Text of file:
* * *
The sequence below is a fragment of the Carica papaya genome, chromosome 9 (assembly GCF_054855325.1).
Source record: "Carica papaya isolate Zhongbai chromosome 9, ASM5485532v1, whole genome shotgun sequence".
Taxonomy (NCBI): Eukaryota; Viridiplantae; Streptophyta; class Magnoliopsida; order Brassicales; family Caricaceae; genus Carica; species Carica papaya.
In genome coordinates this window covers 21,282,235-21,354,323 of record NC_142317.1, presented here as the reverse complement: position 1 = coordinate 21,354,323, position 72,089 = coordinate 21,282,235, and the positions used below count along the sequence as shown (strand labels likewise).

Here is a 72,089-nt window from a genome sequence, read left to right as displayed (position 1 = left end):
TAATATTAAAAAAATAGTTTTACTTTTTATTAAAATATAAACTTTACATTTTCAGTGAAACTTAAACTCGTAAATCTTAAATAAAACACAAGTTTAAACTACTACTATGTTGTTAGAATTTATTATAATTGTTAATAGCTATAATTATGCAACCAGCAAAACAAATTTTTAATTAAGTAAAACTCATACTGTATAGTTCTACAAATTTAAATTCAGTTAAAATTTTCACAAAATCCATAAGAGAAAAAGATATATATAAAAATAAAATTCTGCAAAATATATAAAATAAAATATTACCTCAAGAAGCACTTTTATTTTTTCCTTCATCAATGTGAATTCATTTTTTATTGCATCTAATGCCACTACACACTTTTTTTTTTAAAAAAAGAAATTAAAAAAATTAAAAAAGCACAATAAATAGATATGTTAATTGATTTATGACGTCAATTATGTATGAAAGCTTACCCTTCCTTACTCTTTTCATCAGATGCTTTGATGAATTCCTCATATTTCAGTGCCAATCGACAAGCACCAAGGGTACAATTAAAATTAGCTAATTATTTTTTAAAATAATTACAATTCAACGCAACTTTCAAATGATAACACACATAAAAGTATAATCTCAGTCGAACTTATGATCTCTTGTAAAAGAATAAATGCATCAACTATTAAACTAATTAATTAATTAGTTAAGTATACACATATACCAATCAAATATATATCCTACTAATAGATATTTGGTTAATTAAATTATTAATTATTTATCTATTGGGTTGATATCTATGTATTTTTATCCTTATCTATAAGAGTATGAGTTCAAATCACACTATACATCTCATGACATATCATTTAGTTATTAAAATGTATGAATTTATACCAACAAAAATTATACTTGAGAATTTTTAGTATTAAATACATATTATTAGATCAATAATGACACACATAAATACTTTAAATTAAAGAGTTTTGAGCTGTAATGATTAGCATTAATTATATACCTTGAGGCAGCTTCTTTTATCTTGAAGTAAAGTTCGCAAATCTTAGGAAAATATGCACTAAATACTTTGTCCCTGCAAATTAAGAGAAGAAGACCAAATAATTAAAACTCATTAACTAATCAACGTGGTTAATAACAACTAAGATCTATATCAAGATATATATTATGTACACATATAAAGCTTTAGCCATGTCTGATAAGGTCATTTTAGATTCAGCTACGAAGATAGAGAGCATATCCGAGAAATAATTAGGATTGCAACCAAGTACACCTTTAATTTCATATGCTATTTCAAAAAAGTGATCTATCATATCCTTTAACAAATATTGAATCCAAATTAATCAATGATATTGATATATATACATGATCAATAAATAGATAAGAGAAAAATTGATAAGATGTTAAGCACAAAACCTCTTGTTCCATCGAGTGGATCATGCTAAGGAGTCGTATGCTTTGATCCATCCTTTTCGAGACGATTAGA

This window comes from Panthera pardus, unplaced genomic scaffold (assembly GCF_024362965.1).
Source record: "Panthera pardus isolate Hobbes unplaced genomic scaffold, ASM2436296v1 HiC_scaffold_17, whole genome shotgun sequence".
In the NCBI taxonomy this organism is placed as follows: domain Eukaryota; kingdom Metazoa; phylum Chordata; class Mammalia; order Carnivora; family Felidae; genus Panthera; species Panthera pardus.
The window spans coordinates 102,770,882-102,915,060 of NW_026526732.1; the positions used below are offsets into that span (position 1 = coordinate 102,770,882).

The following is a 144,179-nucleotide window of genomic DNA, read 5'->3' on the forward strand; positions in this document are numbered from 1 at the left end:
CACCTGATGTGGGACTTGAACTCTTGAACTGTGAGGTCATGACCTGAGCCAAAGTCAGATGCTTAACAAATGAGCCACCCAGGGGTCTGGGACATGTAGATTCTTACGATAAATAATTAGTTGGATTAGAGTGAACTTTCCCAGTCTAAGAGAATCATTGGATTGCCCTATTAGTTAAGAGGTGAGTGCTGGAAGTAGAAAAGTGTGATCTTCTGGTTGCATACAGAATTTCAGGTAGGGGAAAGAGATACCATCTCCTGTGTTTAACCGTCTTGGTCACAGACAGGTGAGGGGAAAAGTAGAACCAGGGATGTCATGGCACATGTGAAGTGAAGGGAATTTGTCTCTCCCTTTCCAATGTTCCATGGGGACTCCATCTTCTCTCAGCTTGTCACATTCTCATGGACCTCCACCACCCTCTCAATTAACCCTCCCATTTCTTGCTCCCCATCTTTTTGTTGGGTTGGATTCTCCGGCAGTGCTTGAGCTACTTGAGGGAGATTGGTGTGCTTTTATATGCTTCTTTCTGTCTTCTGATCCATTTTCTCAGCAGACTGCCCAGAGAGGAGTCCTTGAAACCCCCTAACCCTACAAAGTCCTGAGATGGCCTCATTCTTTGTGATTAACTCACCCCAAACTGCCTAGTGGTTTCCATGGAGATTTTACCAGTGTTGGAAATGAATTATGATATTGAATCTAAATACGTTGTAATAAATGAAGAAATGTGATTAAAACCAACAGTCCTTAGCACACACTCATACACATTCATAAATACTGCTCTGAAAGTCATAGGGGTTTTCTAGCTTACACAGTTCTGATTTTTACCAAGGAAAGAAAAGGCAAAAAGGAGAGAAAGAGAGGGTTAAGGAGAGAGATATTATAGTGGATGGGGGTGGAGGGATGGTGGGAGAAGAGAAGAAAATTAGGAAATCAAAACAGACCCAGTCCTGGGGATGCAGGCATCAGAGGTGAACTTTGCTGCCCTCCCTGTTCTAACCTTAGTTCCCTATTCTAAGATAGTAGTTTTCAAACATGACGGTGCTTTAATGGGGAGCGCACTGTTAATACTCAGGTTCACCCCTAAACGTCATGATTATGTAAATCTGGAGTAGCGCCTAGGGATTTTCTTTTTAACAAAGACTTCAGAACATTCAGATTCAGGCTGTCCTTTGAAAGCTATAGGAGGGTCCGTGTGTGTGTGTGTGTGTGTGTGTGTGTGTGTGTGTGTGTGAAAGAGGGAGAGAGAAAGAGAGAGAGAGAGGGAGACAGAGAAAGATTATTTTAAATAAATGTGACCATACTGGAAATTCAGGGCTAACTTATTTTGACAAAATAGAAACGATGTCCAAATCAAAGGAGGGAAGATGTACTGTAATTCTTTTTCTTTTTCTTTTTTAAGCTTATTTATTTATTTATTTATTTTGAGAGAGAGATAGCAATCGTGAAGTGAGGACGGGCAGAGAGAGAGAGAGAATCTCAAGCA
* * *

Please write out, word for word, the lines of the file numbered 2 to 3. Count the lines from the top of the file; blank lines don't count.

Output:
Source record: "Carica papaya isolate Zhongbai chromosome 9, ASM5485532v1, whole genome shotgun sequence".
Taxonomy (NCBI): Eukaryota; Viridiplantae; Streptophyta; class Magnoliopsida; order Brassicales; family Caricaceae; genus Carica; species Carica papaya.